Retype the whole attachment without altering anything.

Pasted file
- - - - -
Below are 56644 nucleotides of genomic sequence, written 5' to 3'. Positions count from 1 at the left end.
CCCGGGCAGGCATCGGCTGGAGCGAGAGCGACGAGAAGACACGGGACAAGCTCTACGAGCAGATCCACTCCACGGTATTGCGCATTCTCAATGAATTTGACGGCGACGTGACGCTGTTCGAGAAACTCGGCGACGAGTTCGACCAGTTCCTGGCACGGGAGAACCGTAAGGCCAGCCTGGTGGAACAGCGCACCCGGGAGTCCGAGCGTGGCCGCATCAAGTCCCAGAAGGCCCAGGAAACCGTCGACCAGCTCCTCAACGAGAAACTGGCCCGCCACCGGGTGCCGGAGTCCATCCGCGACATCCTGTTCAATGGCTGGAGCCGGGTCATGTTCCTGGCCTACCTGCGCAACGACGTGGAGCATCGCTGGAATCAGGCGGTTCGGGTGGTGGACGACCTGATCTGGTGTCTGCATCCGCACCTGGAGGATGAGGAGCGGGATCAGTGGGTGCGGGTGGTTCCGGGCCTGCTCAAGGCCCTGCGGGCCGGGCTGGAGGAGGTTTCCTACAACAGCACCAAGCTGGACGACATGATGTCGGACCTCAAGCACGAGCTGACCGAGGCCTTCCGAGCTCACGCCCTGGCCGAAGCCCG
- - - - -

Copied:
Below are 56644 nucleotides of genomic sequence, written 5' to 3'. Positions count from 1 at the left end.
CCCGGGCAGGCATCGGCTGGAGCGAGAGCGACGAGAAGACACGGGACAAGCTCTACGAGCAGATCCACTCCACGGTATTGCGCATTCTCAATGAATTTGACGGCGACGTGACGCTGTTCGAGAAACTCGGCGACGAGTTCGACCAGTTCCTGGCACGGGAGAACCGTAAGGCCAGCCTGGTGGAACAGCGCACCCGGGAGTCCGAGCGTGGCCGCATCAAGTCCCAGAAGGCCCAGGAAACCGTCGACCAGCTCCTCAACGAGAAACTGGCCCGCCACCGGGTGCCGGAGTCCATCCGCGACATCCTGTTCAATGGCTGGAGCCGGGTCATGTTCCTGGCCTACCTGCGCAACGACGTGGAGCATCGCTGGAATCAGGCGGTTCGGGTGGTGGACGACCTGATCTGGTGTCTGCATCCGCACCTGGAGGATGAGGAGCGGGATCAGTGGGTGCGGGTGGTTCCGGGCCTGCTCAAGGCCCTGCGGGCCGGGCTGGAGGAGGTTTCCTACAACAGCACCAAGCTGGACGACATGATGTCGGACCTCAAGCACGAGCTGACCGAGGCCTTCCGAGCTCACGCCCTGGCCGAAGCCCG